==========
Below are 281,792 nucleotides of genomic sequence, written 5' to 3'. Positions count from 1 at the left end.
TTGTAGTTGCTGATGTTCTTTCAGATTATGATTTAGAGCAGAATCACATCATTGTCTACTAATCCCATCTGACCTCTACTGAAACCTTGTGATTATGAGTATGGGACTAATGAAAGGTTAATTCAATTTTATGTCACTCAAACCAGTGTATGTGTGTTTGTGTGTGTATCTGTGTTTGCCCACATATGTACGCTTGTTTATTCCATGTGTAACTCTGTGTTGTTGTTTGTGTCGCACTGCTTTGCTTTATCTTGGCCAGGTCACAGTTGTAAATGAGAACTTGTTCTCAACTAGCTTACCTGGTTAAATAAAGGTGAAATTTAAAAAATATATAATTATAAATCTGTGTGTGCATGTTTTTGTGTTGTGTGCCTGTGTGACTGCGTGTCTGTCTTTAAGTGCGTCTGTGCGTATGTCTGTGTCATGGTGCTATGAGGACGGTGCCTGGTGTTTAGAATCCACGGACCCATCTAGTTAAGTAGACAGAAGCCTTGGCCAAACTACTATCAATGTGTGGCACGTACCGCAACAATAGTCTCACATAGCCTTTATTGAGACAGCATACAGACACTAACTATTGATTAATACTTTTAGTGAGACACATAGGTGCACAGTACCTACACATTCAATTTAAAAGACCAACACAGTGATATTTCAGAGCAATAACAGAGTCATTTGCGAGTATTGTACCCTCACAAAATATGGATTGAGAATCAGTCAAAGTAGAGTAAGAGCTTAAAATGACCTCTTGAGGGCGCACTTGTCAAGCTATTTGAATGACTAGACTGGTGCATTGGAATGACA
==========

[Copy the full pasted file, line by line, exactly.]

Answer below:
Below are 281,792 nucleotides of genomic sequence, written 5' to 3'. Positions count from 1 at the left end.
TTGTAGTTGCTGATGTTCTTTCAGATTATGATTTAGAGCAGAATCACATCATTGTCTACTAATCCCATCTGACCTCTACTGAAACCTTGTGATTATGAGTATGGGACTAATGAAAGGTTAATTCAATTTTATGTCACTCAAACCAGTGTATGTGTGTTTGTGTGTGTATCTGTGTTTGCCCACATATGTACGCTTGTTTATTCCATGTGTAACTCTGTGTTGTTGTTTGTGTCGCACTGCTTTGCTTTATCTTGGCCAGGTCACAGTTGTAAATGAGAACTTGTTCTCAACTAGCTTACCTGGTTAAATAAAGGTGAAATTTAAAAAATATATAATTATAAATCTGTGTGTGCATGTTTTTGTGTTGTGTGCCTGTGTGACTGCGTGTCTGTCTTTAAGTGCGTCTGTGCGTATGTCTGTGTCATGGTGCTATGAGGACGGTGCCTGGTGTTTAGAATCCACGGACCCATCTAGTTAAGTAGACAGAAGCCTTGGCCAAACTACTATCAATGTGTGGCACGTACCGCAACAATAGTCTCACATAGCCTTTATTGAGACAGCATACAGACACTAACTATTGATTAATACTTTTAGTGAGACACATAGGTGCACAGTACCTACACATTCAATTTAAAAGACCAACACAGTGATATTTCAGAGCAATAACAGAGTCATTTGCGAGTATTGTACCCTCACAAAATATGGATTGAGAATCAGTCAAAGTAGAGTAAGAGCTTAAAATGACCTCTTGAGGGCGCACTTGTCAAGCTATTTGAATGACTAGACTGGTGCATTGGAATGACA